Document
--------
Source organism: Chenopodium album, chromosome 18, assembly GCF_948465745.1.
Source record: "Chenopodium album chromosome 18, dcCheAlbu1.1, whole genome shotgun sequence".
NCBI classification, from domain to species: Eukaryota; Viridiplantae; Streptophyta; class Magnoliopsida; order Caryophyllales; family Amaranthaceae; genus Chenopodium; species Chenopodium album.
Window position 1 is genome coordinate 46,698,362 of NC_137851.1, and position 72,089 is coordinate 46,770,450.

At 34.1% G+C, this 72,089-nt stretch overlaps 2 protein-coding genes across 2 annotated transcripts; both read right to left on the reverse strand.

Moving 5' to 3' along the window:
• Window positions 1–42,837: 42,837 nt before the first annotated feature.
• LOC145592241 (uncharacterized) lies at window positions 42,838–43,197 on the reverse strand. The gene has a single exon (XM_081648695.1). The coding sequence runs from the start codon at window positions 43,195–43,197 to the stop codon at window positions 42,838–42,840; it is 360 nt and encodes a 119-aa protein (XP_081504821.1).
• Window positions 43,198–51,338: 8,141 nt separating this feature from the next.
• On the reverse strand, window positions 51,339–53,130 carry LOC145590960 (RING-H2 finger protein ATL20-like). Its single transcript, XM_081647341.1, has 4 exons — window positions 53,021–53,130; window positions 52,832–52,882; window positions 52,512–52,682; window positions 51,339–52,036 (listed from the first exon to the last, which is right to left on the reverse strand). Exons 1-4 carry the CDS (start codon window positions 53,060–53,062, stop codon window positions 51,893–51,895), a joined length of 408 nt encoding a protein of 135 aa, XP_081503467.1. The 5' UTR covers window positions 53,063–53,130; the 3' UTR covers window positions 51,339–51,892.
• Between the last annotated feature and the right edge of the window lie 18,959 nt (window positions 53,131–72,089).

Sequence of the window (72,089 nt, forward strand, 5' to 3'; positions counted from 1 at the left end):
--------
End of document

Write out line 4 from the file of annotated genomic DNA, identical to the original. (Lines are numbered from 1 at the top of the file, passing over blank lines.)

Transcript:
Window position 1 is genome coordinate 46,698,362 of NC_137851.1, and position 72,089 is coordinate 46,770,450.